The Great British Sewing Bee, TV review
This year's contestants are cut from a different cloth
Ellen E Jones
Ellen is The Independent's TV critic. She writes a daily review of Last Night's TV and a weekly 'Inside TV' column for the i paper, as well as a column on general topics for the main paper most Wednesdays. Ellen is a former Hollywood correspondent and a contributing editor to Little White Lies, she's written on TV, film, lifestyle, travel and politics for publications including the Guardian, The Times, The Sunday Times, Esquire and Total Film.
Wednesday 19 February 2014
The Great British Sewing Bee (BBC2) is back for a second series, so there's really no fighting it any more.
The Great British have conquered all crafts and all hobbies and now no such programme will ever be complete without the mandatory inclusion of "Great" and "British" in the title.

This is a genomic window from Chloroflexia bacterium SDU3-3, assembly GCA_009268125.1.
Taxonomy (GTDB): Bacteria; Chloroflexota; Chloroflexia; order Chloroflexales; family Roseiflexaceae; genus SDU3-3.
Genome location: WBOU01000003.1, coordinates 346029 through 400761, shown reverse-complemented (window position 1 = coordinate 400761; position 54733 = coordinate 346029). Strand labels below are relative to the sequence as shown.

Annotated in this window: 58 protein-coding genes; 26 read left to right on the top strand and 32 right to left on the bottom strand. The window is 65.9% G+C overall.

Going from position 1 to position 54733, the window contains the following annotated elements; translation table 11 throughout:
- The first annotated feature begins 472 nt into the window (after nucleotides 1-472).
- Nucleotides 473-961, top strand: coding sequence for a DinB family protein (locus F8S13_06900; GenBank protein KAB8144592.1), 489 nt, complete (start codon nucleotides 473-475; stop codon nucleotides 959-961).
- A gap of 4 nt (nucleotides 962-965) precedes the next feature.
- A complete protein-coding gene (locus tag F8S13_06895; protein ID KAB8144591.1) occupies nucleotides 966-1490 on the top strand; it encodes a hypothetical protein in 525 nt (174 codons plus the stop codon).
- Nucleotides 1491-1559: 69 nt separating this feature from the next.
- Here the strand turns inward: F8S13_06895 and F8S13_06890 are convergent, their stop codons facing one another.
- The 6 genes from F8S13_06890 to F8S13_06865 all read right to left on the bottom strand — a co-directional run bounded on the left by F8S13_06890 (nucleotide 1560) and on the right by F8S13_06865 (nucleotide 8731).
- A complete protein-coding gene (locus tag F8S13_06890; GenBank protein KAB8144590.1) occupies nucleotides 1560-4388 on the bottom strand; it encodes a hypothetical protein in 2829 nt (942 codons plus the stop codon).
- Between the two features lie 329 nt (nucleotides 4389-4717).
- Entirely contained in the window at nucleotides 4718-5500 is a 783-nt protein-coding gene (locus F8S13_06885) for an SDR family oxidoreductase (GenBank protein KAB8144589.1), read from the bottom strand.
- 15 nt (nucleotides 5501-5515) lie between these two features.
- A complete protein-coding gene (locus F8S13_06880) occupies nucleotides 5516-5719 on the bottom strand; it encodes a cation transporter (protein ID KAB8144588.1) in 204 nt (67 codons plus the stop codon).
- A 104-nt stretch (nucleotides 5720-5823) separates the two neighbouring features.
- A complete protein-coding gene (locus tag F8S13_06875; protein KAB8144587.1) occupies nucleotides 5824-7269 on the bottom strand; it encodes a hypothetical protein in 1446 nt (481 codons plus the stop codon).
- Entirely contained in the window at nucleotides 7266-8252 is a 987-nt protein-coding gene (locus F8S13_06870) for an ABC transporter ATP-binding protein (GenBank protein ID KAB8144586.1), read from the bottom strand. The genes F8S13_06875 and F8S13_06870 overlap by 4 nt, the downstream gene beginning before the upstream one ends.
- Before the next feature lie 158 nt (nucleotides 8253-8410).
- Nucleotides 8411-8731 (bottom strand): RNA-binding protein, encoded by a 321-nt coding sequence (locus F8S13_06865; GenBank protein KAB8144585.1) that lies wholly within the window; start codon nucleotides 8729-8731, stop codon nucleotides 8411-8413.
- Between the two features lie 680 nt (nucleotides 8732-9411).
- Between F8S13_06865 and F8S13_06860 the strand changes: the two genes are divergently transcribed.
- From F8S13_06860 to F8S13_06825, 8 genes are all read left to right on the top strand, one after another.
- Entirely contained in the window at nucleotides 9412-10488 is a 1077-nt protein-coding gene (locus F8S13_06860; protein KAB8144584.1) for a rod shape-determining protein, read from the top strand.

This isn't entirely to be regretted. Like its obvious inspiration, The Great British Bake-Off, The Great British Sewing Bee successfully mixes good-natured competition with practical tips and sections on history.
This week's challenges required the contestants to demonstrate skill with cotton, wool and silk, giving presenter Claudia Winkleman time to take a walking tour of Spitalfields and enlighten us about the Huguenot influence on London's 18th-century rag trade.
As for the show's other stated aim, encouraging viewers to take up needle and thread, the variety of contestants in this series is promising.
There were a few who followed the pattern of last year's winner, 81-year-old former domestic science teacher Ann Rowley, but most were cut from a different cloth entirely.
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